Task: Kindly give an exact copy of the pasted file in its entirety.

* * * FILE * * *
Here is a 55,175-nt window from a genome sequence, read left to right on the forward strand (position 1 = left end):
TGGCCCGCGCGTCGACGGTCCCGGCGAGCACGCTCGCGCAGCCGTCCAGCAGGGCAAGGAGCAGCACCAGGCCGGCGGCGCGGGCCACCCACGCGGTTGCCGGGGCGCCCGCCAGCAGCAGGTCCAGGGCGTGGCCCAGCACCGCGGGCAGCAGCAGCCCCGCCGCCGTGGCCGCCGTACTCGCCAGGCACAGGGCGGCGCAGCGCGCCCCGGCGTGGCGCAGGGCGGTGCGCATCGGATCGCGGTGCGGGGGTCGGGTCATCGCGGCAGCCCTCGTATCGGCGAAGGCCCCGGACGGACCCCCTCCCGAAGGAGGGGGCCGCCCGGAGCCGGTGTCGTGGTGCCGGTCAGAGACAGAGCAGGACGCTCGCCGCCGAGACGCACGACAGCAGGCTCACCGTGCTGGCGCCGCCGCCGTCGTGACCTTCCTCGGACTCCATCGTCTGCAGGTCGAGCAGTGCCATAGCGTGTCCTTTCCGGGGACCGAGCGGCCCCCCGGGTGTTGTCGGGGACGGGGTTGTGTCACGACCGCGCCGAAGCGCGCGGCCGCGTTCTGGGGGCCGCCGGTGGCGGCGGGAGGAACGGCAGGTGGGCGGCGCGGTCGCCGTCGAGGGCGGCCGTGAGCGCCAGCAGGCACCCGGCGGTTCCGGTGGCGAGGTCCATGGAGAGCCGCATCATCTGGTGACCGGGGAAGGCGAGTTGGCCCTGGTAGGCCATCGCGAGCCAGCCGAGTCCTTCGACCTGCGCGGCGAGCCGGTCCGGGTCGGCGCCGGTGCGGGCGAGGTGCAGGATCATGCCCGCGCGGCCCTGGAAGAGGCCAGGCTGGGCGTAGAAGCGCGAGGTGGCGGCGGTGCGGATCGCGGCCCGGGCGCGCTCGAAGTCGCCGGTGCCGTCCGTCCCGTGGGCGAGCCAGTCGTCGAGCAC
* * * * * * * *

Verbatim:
Here is a 55,175-nt window from a genome sequence, read left to right on the forward strand (position 1 = left end):
TGGCCCGCGCGTCGACGGTCCCGGCGAGCACGCTCGCGCAGCCGTCCAGCAGGGCAAGGAGCAGCACCAGGCCGGCGGCGCGGGCCACCCACGCGGTTGCCGGGGCGCCCGCCAGCAGCAGGTCCAGGGCGTGGCCCAGCACCGCGGGCAGCAGCAGCCCCGCCGCCGTGGCCGCCGTACTCGCCAGGCACAGGGCGGCGCAGCGCGCCCCGGCGTGGCGCAGGGCGGTGCGCATCGGATCGCGGTGCGGGGGTCGGGTCATCGCGGCAGCCCTCGTATCGGCGAAGGCCCCGGACGGACCCCCTCCCGAAGGAGGGGGCCGCCCGGAGCCGGTGTCGTGGTGCCGGTCAGAGACAGAGCAGGACGCTCGCCGCCGAGACGCACGACAGCAGGCTCACCGTGCTGGCGCCGCCGCCGTCGTGACCTTCCTCGGACTCCATCGTCTGCAGGTCGAGCAGTGCCATAGCGTGTCCTTTCCGGGGACCGAGCGGCCCCCCGGGTGTTGTCGGGGACGGGGTTGTGTCACGACCGCGCCGAAGCGCGCGGCCGCGTTCTGGGGGCCGCCGGTGGCGGCGGGAGGAACGGCAGGTGGGCGGCGCGGTCGCCGTCGAGGGCGGCCGTGAGCGCCAGCAGGCACCCGGCGGTTCCGGTGGCGAGGTCCATGGAGAGCCGCATCATCTGGTGACCGGGGAAGGCGAGTTGGCCCTGGTAGGCCATCGCGAGCCAGCCGAGTCCTTCGACCTGCGCGGCGAGCCGGTCCGGGTCGGCGCCGGTGCGGGCGAGGTGCAGGATCATGCCCGCGCGGCCCTGGAAGAGGCCAGGCTGGGCGTAGAAGCGCGAGGTGGCGGCGGTGCGGATCGCGGCCCGGGCGCGCTCGAAGTCGCCGGTGCCGTCCGTCCCGTGGGCGAGCCAGTCGTCGAGCAC